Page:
Three factor or four factor PCC: What are we measuring?

3 factor vs 4 factors…

Aside from the excitement of the recently FDA approved four-factor PCC product in the USA, a somewhat obvious, yet important question exists: is why are four factor PCCs better than three factor PCCs?1 Unfortunately in the literature, there is no direct head-to-head data to compare these two classes of PCC. From this broad of a view, it would appear that there is no difference. However, upon further investigation, there are important differences to consider clinically and also for future study.


Through reading, and contemplating this question, I came across a compelling letter to the editor in response to an article asking the same question.  This letter to the editor asked, with regard to three or four factor PCCs, what re we really looking for? Specifically, is INR reversal the appropriate outcome measure to analyze?


With regard to normal warfarin therapeutic use, the INR correlates with its antithrombotic effects. Ultimately warfarin’s therapeutic effects are as a result of a reduction in the production of prothrombin (factor II).  Since warfarin (and other VKAs) symmetrically inhibit the production/activation of the vitamin K dependent clotting factors (II, VII, IX and X), the INR, a measure of factor deficiencies in the extrinsic and common coagulation pathways (encompassing factors II, V, VII and X), becomes prolonged.  This measures simply the presence of factors, rather than generation of prothrombin and thrombin, and is subject to change if factors are supplemented (ex: factor VIIa).  In other words, the INR could be ‘corrected’ but the patient may not have achieved hemostasis since more factors are around.  From one point of view, this could explain why rFVIIa reverses the INR exquisitely but no change in thrombin generation in animal models and healthy volunteers.2,3


Conversely, measuring actual thrombin generation (and thus activity of warfarin and effectiveness of the entire hemostatic process) is possible and may be a more effective tool once made more accessible and improved turn-around-time. Various thrombogenicity markers have been used for investigational purposes that may not translate into useful clinical tools. Peak thrombin levels and prothrombin activation fragments 1 and 2, endogenous thrombin potential and thrombin-antithrombin complex are some examples of thrombobenicity markers used in the literature.2,4,5  Four factor PCCs such as Beriplex (aka Kcentra) have demonstrated the ability to transiently increase thrombogenicity markers in addition to INR correction.6,7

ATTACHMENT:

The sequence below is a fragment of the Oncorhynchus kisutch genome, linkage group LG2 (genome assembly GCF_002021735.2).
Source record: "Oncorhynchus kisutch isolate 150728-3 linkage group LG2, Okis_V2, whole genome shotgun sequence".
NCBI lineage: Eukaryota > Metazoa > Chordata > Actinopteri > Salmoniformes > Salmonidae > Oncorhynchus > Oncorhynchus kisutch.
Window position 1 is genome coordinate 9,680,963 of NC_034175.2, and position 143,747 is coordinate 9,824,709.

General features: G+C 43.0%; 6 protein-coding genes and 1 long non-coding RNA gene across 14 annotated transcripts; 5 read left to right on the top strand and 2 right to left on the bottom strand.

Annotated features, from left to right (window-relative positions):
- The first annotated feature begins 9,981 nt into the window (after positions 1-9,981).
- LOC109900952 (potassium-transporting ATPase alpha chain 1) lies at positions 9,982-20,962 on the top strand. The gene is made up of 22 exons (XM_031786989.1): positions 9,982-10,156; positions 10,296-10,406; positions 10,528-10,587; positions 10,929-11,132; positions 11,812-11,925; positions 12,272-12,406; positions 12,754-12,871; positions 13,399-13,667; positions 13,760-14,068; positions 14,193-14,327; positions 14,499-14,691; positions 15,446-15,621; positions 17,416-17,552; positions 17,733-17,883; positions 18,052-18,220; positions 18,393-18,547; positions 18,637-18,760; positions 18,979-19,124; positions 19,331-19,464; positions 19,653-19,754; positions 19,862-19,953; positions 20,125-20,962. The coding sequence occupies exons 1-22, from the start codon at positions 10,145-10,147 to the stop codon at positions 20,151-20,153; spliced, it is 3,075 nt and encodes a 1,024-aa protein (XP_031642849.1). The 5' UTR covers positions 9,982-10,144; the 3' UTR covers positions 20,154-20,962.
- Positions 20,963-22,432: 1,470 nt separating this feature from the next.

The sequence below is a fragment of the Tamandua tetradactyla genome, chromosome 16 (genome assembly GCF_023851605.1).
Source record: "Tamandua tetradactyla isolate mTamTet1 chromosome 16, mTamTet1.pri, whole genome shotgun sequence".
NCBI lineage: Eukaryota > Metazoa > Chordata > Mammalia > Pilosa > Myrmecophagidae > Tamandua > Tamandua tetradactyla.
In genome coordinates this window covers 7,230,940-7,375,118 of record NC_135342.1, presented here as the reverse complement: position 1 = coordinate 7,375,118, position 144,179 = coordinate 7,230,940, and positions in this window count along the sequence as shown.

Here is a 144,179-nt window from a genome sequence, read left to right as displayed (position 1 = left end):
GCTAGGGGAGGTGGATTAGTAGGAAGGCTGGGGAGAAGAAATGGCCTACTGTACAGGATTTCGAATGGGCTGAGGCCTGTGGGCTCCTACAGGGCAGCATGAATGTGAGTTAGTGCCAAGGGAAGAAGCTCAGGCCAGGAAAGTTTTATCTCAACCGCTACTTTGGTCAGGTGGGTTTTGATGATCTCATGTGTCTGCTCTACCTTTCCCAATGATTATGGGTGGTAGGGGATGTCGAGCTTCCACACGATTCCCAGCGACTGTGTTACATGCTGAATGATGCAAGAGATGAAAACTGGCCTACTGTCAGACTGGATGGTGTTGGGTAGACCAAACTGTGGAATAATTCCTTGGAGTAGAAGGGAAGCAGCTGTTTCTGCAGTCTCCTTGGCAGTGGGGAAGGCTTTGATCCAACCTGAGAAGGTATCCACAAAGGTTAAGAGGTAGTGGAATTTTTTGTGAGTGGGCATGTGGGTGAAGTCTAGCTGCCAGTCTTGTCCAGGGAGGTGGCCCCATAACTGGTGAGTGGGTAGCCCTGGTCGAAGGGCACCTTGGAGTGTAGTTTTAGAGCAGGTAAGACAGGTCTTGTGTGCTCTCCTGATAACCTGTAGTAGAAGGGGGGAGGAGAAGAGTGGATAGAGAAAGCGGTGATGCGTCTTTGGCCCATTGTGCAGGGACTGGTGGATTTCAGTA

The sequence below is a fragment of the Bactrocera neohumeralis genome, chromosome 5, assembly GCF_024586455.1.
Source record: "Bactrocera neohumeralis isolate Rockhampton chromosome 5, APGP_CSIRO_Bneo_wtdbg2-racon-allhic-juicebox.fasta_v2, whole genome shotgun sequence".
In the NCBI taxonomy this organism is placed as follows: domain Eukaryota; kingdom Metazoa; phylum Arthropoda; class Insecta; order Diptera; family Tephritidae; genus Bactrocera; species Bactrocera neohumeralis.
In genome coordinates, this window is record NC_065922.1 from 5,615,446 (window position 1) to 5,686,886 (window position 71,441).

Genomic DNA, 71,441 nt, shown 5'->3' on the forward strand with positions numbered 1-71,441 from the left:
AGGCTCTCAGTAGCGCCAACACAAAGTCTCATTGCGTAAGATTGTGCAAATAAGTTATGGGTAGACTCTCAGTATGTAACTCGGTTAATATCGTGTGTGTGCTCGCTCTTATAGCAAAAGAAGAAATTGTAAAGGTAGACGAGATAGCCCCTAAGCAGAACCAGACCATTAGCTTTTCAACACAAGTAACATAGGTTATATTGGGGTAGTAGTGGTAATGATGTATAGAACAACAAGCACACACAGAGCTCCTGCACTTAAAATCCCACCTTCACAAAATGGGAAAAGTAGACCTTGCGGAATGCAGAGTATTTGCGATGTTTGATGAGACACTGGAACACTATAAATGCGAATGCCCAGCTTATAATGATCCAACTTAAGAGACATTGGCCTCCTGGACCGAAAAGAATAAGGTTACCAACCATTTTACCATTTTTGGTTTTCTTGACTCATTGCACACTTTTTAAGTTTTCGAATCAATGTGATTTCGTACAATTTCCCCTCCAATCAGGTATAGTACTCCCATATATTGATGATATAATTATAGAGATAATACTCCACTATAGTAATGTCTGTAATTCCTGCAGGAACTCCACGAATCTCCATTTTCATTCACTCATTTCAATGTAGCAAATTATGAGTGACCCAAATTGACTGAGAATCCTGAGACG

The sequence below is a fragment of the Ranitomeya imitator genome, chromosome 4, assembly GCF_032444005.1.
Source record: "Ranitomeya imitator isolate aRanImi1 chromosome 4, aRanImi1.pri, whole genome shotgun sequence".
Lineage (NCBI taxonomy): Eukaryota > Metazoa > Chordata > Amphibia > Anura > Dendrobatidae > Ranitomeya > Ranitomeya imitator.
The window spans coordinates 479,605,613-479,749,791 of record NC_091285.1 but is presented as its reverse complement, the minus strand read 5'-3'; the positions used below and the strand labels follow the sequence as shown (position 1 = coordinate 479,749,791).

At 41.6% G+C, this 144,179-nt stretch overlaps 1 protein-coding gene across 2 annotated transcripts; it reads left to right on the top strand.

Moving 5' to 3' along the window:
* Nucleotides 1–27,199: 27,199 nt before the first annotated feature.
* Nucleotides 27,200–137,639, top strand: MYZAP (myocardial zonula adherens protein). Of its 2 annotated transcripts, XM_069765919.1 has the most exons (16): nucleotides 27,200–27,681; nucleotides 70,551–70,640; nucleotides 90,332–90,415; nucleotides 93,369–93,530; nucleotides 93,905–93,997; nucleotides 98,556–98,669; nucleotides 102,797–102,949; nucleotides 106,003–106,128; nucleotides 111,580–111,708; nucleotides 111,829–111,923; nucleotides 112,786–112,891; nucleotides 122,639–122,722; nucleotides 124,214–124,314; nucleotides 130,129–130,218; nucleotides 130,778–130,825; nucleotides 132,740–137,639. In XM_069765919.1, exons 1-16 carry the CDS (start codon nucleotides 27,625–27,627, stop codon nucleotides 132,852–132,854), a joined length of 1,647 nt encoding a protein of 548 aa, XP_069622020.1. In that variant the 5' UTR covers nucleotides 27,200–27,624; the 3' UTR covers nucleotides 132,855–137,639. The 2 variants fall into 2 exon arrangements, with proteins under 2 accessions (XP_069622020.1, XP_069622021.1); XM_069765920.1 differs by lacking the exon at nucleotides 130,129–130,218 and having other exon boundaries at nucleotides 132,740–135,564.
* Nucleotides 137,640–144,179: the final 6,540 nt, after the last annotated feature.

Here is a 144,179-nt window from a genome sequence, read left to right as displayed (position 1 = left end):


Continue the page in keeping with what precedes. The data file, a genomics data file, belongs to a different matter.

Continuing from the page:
Thromboelastography (TEG) and rotational thrombelastometry (ROTEM) tests are able to analyze the clot formation in whole blood. Importantly with respect to VKAs, these test are able to analyze the patient’s ability to generate thrombin, thus reflecting the entire hemostatic process.  In addition, these test are available and therefore, are of more value in the clinical setting. However, no prospective head-to-head comparisons with INR correlating with clinical hemostasis have been done, just like everything else in this data field.


Never the less, INR may not be the most appropriate surrogate marker for hemostasis after using any of the theorized factors. But considering the available evidence, Beriplex (aka Kcentra), appears to not only reverse the INR, but likewise, thrombogenicity markers and potentially hard outcomes.


More to follow regarding dabigatran, rivaroxaban and apixaban.

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Three factor or four factor PCC: What are we measuring? Refernces


  1. Marietta M, Pedrazzi P, Luppi M. Three- or four-factor prothrombin complex concentrate for emergency anticoagulation reversal: what are we really looking for? Blood Transfus 2011; 9: 469
  2. Taketomi T,Szlam F,Levy JH, et al. Warfarin reversal with prothrombin complex concentrate confers better antifibrinolytic activity compared with recombinant activated factor VII [letter]. Blood Coagul Fibrinolysis 2008; 19 (1): 106-8
  3. Skolnick BE, Mathews DR, Khutoryansky NM, Pusateri AE, Carr ME. Exploratory study on the reversal of warfarin with rFVIIa in healthy subjects. Blood 2010;116:693-701
  4. Ostermann H, Haertel S, Knaub S, et al. Pharmacokinetics of Beriplex P/N prothrombin complex concentrate in healthy volunteers. Thromb Haemost 2007; 98 (4): 790-7
  5. Pabinger I, Brenner B, Kalina U, et al. Prothrombin com- plex concentrate (BeriplexÒ P/N) for emergency antic- oagulation reversal: a prospective multinational clinical trial. J Thromb Haemost 2008; 6 (4): 622-31
  6. Staudinger T, Frass M, Rintelen C, et al. Influence of pro- thrombin complex concentrates on plasma coagulation in critically ill patients. Intensive Care Med 1999; 25 (10): 1105-10
  7. Evans G, Luddington R, Baglin T. Beriplex P/N reverses severe warfarin-induced overanticoagulation immediately and completely in patients presenting with major bleeding. Br J Haematol 2001; 115 (4): 998-1001
  8. Sølbeck S, Ostrowski SR, Johansson PI. A review of the clinical utility of INR to monitor and guide administration of prothrombin complex concentrate to orally anticoagulated patients. Thrombosis Journal 2012, 10:5